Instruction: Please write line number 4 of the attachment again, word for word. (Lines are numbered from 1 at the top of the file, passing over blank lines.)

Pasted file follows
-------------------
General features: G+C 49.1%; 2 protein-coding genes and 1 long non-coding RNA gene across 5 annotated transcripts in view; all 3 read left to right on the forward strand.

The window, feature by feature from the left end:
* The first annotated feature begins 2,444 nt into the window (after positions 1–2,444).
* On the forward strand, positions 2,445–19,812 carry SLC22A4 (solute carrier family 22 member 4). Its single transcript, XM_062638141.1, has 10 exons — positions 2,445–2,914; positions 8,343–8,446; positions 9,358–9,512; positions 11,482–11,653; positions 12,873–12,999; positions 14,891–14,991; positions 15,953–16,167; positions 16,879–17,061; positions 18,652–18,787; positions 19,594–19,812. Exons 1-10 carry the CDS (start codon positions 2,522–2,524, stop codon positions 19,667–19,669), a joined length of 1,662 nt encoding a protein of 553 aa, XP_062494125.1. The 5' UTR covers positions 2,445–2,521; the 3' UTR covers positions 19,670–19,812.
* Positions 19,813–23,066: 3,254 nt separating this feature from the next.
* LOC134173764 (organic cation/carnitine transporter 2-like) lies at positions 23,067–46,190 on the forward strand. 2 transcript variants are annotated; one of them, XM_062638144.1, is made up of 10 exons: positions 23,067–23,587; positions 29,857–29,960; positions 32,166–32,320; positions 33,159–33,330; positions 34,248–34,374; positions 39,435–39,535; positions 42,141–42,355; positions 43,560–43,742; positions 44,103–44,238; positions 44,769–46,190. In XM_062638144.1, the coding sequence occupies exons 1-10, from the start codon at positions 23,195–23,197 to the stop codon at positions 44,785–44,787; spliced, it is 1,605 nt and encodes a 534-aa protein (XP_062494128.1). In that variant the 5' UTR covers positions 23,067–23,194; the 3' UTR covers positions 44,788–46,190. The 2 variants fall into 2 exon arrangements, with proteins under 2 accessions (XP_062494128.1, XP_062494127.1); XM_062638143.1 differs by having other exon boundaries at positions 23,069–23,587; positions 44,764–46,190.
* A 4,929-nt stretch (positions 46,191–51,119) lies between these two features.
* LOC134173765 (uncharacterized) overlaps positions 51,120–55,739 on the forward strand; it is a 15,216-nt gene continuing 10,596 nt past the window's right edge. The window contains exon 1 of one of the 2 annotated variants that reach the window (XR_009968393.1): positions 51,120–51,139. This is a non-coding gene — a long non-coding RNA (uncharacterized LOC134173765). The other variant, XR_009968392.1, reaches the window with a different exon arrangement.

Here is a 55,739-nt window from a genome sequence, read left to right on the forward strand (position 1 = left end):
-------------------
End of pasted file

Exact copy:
* On the forward strand, positions 2,445–19,812 carry SLC22A4 (solute carrier family 22 member 4). Its single transcript, XM_062638141.1, has 10 exons — positions 2,445–2,914; positions 8,343–8,446; positions 9,358–9,512; positions 11,482–11,653; positions 12,873–12,999; positions 14,891–14,991; positions 15,953–16,167; positions 16,879–17,061; positions 18,652–18,787; positions 19,594–19,812. Exons 1-10 carry the CDS (start codon positions 2,522–2,524, stop codon positions 19,667–19,669), a joined length of 1,662 nt encoding a protein of 553 aa, XP_062494125.1. The 5' UTR covers positions 2,445–2,521; the 3' UTR covers positions 19,670–19,812.